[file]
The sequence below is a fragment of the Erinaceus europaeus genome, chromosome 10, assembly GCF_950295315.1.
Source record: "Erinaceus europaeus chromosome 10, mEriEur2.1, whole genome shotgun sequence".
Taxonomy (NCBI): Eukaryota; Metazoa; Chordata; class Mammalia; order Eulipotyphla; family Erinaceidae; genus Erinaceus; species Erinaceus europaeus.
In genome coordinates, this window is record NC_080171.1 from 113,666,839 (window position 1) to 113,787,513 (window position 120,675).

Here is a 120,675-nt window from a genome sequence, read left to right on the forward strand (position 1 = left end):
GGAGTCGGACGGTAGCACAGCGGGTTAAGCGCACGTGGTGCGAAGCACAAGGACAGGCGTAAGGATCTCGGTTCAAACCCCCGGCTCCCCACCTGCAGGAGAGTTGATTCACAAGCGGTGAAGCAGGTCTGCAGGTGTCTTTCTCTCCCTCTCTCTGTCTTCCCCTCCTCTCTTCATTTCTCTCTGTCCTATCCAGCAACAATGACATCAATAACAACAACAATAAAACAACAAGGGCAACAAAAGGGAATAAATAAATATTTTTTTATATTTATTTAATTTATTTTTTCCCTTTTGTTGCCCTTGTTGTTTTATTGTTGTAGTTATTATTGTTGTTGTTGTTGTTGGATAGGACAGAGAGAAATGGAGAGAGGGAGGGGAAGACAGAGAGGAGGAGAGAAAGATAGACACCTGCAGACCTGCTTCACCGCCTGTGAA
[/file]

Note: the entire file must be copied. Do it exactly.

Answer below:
The sequence below is a fragment of the Erinaceus europaeus genome, chromosome 10, assembly GCF_950295315.1.
Source record: "Erinaceus europaeus chromosome 10, mEriEur2.1, whole genome shotgun sequence".
Taxonomy (NCBI): Eukaryota; Metazoa; Chordata; class Mammalia; order Eulipotyphla; family Erinaceidae; genus Erinaceus; species Erinaceus europaeus.
In genome coordinates, this window is record NC_080171.1 from 113,666,839 (window position 1) to 113,787,513 (window position 120,675).

Here is a 120,675-nt window from a genome sequence, read left to right on the forward strand (position 1 = left end):
GGAGTCGGACGGTAGCACAGCGGGTTAAGCGCACGTGGTGCGAAGCACAAGGACAGGCGTAAGGATCTCGGTTCAAACCCCCGGCTCCCCACCTGCAGGAGAGTTGATTCACAAGCGGTGAAGCAGGTCTGCAGGTGTCTTTCTCTCCCTCTCTCTGTCTTCCCCTCCTCTCTTCATTTCTCTCTGTCCTATCCAGCAACAATGACATCAATAACAACAACAATAAAACAACAAGGGCAACAAAAGGGAATAAATAAATATTTTTTTATATTTATTTAATTTATTTTTTCCCTTTTGTTGCCCTTGTTGTTTTATTGTTGTAGTTATTATTGTTGTTGTTGTTGTTGGATAGGACAGAGAGAAATGGAGAGAGGGAGGGGAAGACAGAGAGGAGGAGAGAAAGATAGACACCTGCAGACCTGCTTCACCGCCTGTGAA